Saturday, February 19, 2011


Today, I plan to talk a little about composition and link up to The Kat Eye View of the World and her challenge regarding, The Rule of Thirds.  Kat wrote an excellent description of the compositional "Rule of Thirds", which you can read here.  The Rule of Thirds is commonly used by photographers.  My college training was as a painter.  When painting landscapes, we worked with slightly different space divisions.  First of all, we divided our canvases in half - both vertically and horizontally, marking with pencil or charcoal.  These divisions were reminders of places NOT to place prominent features - horizon line, center of interest, etc.  Next, we divided each half in half again (now our canvas had a grid work of 16 squares or rectangles marked on it).  Ignoring the half way division lines, we had a grid that was similar to the Rule of Thirds - the space divisions being only slightly different.  This painters' approach to dividing space is a bit more dynamic than the Rule of Thirds, but also presents more of a challenge when seeking a balanced composition.  Either way, the basic idea is to divide your space into visually interesting, unequal elements, and place your focal point(s)in a strategic spot(s).  There are other elements that come strongly into play, such as value, color, and color intensity, which can dramatically alter your linear arrangement.  But these are topics for another day.....

In my photo, Pine Row, the foreground pine on the left-hand side, falls on and to the right of a vertical third division.  The next tree, off to the right, falls on the other third line.  This composition also includes a dramatic diagonal line (pine row), strong linear perspective, and bold value contrasts.  My vision or objective was to capture a composition that would marry well with the brilliant, bold sunlit day and show off the grandness of these tall trees.  Hopefully, mission accomplished!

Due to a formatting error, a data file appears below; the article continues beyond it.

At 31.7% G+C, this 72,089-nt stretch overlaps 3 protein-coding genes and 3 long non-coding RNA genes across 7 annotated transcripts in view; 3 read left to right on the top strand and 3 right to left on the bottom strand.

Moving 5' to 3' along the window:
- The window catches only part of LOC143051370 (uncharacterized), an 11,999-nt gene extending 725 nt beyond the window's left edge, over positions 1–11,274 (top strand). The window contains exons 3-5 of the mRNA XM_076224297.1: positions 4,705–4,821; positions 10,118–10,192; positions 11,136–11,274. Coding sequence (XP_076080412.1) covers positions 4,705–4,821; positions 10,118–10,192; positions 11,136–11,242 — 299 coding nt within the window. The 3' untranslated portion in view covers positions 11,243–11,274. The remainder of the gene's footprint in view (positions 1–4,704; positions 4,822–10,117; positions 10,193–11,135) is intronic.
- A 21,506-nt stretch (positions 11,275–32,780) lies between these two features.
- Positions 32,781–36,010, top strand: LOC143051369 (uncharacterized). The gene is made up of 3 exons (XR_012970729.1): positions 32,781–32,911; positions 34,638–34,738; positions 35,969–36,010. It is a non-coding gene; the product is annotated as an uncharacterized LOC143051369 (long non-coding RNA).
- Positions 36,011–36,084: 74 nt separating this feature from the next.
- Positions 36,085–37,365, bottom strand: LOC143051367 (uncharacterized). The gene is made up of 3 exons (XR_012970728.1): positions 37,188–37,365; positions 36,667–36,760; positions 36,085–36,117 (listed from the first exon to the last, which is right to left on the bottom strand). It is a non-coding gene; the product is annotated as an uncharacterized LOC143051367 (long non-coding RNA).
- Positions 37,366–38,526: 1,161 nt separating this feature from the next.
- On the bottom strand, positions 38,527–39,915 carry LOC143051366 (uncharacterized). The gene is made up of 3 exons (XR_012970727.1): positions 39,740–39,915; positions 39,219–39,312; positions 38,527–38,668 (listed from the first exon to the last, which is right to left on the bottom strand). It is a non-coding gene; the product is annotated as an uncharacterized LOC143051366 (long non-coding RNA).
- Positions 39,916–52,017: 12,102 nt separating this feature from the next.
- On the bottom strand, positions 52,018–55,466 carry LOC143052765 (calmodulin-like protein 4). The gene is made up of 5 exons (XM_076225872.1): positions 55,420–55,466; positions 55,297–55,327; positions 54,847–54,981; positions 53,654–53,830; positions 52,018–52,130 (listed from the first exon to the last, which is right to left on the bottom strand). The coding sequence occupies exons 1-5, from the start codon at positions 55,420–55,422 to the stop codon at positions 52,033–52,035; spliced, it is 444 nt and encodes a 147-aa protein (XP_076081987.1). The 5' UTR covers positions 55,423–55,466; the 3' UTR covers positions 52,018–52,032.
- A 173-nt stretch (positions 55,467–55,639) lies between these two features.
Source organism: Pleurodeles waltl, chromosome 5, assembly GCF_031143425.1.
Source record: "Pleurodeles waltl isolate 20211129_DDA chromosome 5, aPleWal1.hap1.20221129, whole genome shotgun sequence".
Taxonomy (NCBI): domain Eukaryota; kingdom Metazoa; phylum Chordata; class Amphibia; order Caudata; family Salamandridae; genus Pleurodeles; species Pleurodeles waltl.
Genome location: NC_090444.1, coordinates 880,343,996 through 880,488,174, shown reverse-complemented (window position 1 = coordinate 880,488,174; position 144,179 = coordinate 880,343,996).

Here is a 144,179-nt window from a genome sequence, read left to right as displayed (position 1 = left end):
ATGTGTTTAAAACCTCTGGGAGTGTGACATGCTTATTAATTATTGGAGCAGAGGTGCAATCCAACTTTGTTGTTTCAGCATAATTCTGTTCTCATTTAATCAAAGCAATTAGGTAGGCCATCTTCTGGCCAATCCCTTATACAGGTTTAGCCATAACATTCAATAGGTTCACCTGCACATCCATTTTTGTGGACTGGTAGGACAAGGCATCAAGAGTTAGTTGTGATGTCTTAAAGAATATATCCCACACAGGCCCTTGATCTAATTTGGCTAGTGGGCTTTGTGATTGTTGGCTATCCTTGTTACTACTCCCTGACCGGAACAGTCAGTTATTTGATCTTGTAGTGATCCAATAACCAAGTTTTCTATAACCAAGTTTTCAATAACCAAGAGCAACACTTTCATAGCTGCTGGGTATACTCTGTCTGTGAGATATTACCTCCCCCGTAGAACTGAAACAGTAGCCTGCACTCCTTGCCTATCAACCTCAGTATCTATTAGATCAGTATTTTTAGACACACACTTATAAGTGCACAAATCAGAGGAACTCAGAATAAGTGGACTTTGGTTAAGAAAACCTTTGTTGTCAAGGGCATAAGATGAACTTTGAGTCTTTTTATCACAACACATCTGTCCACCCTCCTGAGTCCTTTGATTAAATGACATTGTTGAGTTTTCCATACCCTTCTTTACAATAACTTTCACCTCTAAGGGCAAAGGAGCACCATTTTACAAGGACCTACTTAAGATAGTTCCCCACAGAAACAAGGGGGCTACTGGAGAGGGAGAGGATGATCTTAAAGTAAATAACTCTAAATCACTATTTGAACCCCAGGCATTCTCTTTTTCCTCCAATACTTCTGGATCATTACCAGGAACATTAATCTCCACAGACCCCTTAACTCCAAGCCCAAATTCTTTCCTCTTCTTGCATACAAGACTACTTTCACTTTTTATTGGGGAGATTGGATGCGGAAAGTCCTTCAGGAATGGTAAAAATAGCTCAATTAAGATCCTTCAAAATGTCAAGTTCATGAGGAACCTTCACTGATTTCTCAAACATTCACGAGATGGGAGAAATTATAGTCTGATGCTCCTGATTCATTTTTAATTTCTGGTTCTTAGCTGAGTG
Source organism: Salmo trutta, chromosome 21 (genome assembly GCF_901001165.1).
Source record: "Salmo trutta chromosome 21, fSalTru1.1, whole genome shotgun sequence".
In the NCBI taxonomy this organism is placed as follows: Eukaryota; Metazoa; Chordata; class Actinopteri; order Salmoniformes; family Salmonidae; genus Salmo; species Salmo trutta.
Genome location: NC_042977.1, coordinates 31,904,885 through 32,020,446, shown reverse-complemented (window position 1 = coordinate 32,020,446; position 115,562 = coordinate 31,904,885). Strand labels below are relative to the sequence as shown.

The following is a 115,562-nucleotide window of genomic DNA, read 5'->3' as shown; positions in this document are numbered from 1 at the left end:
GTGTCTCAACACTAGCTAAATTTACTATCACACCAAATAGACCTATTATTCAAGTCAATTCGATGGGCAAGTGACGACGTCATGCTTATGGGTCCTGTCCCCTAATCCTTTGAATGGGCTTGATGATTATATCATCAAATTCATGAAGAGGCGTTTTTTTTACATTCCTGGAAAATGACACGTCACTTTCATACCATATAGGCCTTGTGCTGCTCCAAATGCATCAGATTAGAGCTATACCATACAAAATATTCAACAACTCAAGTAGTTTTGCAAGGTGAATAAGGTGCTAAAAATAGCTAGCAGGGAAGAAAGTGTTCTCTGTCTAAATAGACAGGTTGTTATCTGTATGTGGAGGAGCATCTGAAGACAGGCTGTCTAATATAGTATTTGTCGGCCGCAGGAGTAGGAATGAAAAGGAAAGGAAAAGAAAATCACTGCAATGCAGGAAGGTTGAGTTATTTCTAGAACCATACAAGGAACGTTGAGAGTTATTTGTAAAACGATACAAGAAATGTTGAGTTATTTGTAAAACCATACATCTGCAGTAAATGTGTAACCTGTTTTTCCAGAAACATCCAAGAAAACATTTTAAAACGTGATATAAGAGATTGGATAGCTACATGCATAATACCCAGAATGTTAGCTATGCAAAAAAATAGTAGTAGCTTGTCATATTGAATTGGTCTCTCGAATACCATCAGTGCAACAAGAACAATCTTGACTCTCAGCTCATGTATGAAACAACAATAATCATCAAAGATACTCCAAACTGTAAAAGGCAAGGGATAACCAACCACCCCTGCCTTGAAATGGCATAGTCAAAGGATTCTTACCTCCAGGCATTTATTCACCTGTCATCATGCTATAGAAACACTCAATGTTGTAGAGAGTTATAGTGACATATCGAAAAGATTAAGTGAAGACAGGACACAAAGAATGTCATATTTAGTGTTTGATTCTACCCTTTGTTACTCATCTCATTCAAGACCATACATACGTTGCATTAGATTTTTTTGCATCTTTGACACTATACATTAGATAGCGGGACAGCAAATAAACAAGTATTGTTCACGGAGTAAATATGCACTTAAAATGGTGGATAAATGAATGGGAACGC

For me, the interesting difference between painting/art quilting and photography is, as a painter and quilt designer I can move rocks, trees, even mountains:), to achieve the composition I desire, while as a photographer I have to move and position myself to try to get that "perfect composition".  But regardless of the art-making medium, the same rules and art concepts apply, just the "game" and strategies may differ.


  1. Oh, fabulous post! I am so intrigued by the differences of composition in other mediums, thank you for the detail you wrote here! I love this image, the multiple vertical lines from the trees and snow really caught my eye and the rule of thirds works really well here. Thanks so much for linking in to Exploring with a Camera! I'm so glad you have joined in. :)

  2. How interesting! I know nothing about any photography concepts, so you are opening my eyes. So glad you're doing this Anna!

  3. I loved learning more about the concepts in painting - and your photo is gorgeous.

  4. Great post! Loved reading this. The picture is so pretty!

    Have a happy Monday xx

  5. a stunning image ~ perfect composition, anna!
    your writing today is most interesting and informative ...
    i began my creative journey in oils and sketching ...
    and then my path took me to a profession in graphic design
    and now photography and other mediums ...
    all along, learning how to create so that
    whatever we are looking at naturally
    feels right and is comfortable to the eye
    so as to keep focus on the desired subject
    and not distract from it ... : )
    we don't really realize the 'formulas' that actually
    happen behind the scenes and you have described it
    perfectly here ~ thanks so much for sharing!

  6. pretty photo. i love the snow stuck to the trees.

  7. i marvel at the differing shadows in this image .. so bright against the snow and sky

  8. What a wonderful winter scene and image. Love your chosen point-of-focus!

  9. In a way like the difference between a prime and a zoom lens :-)